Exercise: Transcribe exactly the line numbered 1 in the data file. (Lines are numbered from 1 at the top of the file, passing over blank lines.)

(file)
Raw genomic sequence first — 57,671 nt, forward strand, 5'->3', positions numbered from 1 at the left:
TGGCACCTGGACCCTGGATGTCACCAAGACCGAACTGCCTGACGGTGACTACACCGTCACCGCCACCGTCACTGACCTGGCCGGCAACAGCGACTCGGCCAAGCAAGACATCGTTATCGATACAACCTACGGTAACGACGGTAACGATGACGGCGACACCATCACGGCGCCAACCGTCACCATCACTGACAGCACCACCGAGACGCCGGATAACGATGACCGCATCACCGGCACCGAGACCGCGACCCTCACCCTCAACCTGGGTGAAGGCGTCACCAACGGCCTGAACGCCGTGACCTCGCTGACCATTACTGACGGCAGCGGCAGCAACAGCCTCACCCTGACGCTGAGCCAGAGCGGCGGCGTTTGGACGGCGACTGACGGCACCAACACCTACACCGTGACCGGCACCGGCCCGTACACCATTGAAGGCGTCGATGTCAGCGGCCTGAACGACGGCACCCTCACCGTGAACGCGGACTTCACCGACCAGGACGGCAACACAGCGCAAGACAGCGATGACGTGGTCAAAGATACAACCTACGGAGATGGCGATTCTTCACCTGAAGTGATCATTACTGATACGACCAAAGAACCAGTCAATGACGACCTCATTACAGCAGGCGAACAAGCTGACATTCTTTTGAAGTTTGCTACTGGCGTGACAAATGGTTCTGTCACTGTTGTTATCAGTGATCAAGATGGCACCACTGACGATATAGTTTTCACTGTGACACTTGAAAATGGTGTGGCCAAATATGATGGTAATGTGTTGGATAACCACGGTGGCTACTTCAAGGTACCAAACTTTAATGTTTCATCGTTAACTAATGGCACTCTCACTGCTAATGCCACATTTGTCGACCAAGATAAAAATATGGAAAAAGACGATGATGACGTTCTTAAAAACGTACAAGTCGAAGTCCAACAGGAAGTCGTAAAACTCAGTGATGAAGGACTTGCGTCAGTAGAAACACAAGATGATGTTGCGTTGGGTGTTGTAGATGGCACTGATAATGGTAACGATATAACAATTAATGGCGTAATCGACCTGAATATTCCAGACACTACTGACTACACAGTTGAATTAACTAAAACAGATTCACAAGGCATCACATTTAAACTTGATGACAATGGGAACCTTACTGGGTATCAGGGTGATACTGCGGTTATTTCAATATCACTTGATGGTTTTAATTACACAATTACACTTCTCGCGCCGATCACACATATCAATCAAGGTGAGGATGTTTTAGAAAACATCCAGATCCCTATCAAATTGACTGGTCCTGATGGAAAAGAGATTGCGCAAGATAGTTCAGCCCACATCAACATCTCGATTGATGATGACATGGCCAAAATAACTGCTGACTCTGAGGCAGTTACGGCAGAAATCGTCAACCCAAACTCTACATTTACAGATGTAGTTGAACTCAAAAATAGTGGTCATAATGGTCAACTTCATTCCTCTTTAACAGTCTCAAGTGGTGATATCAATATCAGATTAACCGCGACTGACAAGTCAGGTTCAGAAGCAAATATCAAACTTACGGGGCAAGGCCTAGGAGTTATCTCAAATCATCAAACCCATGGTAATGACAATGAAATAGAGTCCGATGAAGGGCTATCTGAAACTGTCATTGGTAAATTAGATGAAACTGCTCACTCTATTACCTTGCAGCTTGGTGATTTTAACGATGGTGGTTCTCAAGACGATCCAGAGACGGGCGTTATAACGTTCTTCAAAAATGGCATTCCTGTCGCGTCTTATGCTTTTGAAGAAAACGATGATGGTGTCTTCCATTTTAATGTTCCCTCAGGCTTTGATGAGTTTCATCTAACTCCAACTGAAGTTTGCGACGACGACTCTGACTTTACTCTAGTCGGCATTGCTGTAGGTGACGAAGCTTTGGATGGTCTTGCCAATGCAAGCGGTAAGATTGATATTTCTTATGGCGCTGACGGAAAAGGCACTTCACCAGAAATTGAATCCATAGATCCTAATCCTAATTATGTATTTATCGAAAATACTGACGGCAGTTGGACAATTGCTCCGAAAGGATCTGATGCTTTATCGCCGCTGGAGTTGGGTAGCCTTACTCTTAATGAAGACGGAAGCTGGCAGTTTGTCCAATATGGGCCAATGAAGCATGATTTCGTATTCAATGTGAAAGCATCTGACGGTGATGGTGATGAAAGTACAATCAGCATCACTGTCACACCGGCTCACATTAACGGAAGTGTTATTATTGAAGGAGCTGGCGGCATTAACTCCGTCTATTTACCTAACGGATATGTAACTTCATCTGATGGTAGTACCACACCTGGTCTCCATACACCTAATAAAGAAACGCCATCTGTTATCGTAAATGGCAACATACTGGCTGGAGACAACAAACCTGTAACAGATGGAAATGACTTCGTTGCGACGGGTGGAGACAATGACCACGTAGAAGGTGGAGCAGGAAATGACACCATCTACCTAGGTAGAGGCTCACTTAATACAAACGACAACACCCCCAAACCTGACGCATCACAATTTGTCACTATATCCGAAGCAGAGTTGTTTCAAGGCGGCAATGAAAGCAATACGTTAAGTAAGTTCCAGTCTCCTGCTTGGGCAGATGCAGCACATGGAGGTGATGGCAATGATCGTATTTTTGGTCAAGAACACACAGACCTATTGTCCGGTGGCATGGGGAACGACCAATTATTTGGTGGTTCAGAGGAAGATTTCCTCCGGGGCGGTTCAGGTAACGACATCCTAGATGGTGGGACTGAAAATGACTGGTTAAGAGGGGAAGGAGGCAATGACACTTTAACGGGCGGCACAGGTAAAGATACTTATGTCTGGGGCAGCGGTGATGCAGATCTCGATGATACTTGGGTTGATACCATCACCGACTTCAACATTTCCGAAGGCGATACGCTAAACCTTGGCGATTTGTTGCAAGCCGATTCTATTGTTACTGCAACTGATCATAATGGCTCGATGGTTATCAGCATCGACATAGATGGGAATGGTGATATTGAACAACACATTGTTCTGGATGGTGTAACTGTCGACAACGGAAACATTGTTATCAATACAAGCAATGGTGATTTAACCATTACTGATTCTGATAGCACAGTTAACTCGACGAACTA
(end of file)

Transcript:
Raw genomic sequence first — 57,671 nt, forward strand, 5'->3', positions numbered from 1 at the left: